Children & Parents
Morningside Montessori School began as a parent cooperative in 1966. Our roots are embedded in the diversity of the Upper West Side community. Some of the values of the 1960’s that included independence of thought, freedom of expression, and open communications as a means of problem –solving, we still hold close.
Our approach to education emphasizes the uniqueness of every child. We value the individual learner. We reflect on our educational processes in light of new information about child development as opposed to jumping on the latest fad. Our commitment is to facilitate learning for every child, teacher and parent. We value social emotional learning as well as intellectual concept development, because social-emotional development is the foundation of human knowledge and growth.
The Montessori approach is inclusive of all learning styles and provides for all children’s talents to be nurtured as they grow. Instruction is inherently differentiated as the teachers facilitate learning in small groups and individually during extended work times. In differentiated instruction, students are placed at the center of teaching and learning. Because each learner comes to school with a different set of learning needs, and varying degrees of academic skill development, differentiated instruction advocates that the educator proactively plans a variety of instruction methods so as to best facilitate effective learning experiences which are suited to the various learning needs within the classroom. Our curriculum includes a blend of whole-class, group, and individual instruction. We employ the use of numerous approaches to facilitate opportunities for students to comprehend and then internalize learning. We observe students extensively and also collate their work in a portfolio over the course of the year, allowing for authentic and comprehensive assessment of our students’ development. Our blended educational approach allows for our teachers adapt to learners' needs based upon our ongoing assessment of all students.
It is a tenet of Montessori philosophy that children learn in mixed age classrooms. This creates a familial-like community in which older and younger children work together for common goals. Younger children benefit from the experience of the older children. Older children follow the lead of teachers in guiding their younger peers in learning how to do work, as opposed to completing the work for them. Embedded in this facilitating, older children must first assess what their classmate knows and begin the demonstration from there. This demonstrates a very high level of thinking. Being able to re-teach a skill that has been previously learned enables the one teaching to learn as much as the child receiving the lesson. Re-teaching reinforces the previously learned concept and moves the child toward complete mastery. It also helps develop independence and autonomy in the older child, something that is often lacking in traditional settings. This process of ’thinking about thinking’ is a powerful cognitive task for children. In understanding what your peer knows, you must take your peers’ perspective. This is important for developing cognitive nuances and important for social development in being committed to a process larger than oneself. This section has some hodgepodgey blend of new writing and some things from the site that I thought if edited, are good. Please cut and paste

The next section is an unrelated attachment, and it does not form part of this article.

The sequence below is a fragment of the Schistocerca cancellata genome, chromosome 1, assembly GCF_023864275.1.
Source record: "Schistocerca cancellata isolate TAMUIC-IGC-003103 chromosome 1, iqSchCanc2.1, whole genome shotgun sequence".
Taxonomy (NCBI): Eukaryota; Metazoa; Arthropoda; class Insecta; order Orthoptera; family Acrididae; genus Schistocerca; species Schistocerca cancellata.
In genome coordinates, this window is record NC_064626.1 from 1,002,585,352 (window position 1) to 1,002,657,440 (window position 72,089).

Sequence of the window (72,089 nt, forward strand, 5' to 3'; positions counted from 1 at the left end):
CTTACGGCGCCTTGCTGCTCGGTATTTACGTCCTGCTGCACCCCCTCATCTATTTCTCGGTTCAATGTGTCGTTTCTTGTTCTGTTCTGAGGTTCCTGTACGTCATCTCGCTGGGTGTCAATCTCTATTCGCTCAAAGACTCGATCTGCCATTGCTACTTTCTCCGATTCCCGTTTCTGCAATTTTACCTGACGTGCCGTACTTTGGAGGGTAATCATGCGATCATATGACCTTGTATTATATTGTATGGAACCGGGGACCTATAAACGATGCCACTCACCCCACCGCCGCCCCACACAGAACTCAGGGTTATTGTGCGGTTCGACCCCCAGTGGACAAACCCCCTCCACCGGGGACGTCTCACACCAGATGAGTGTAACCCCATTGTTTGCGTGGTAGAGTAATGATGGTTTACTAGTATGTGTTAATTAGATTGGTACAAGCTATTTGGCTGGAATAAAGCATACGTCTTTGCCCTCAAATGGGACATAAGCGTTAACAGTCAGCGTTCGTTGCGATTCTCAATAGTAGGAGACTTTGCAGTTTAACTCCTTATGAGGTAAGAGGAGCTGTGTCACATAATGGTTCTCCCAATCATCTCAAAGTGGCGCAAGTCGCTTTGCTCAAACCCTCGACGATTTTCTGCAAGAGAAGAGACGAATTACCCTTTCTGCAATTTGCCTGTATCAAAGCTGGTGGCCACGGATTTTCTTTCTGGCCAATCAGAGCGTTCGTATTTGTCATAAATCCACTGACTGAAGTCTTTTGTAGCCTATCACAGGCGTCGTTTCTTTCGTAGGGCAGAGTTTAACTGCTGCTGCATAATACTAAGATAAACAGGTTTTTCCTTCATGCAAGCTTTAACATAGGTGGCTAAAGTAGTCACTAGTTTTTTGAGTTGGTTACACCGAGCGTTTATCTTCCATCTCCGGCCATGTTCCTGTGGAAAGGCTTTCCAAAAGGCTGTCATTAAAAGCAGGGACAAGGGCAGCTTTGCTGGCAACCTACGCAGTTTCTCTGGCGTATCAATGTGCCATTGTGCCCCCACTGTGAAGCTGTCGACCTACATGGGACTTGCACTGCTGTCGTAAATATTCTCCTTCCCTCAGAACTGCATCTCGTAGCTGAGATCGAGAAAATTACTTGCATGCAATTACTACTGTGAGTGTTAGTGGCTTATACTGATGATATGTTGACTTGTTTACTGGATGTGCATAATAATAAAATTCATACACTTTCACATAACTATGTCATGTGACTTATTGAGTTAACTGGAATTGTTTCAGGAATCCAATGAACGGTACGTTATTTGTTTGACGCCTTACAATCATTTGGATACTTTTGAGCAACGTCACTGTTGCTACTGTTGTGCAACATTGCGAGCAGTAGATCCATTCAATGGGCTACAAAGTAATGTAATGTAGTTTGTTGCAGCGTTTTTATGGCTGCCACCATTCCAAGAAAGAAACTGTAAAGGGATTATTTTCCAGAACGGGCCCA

In the First Year of the 5 Day Program, children are working on following the topic at hand, managing their bodies, processing what other children are saying and delving into the work on the shelves. As parents, our sense of what they are learning is immediately gratified because we see the novelty of their experience in the classroom. Our 5-Day students typically stay in their classroom for two years. This is an important year in their development and this importance is not obvious. Second year students benefit from the class because they practice materials until mastery, learn to revisit material and thinking, which drives internalization of learning, providing opportunities to look at materials in a more creative way. Second year students can answer and ask questions about topics and think their way through a conversation. Older children also assist younger ones with their daily work. They may teach lessons or help check work and correct errors.
We welcome your family to MMS and invite you become an active participant in your child’s pre-school experience. Pre-school is your child’s first learning environment outside the home. We strive to make our pre-school home away from home for your entire family. Our child-centered classrooms are enriched so much by being a family-centered program as well.
This year, we have also created a Parent Education curriculum. In a series of workshops throughout the year, parents will have opportunities to gain a deeper understanding of the developmental processes, milestones, and needs of their children. The workshops will be a forum for learning, exchanging ideas, and an opportunity to further build relationships with the other Morningside Families.
We are dedicated to making the relationship between schools and home a strong bridge that our students and their families will carry with them wherever they go.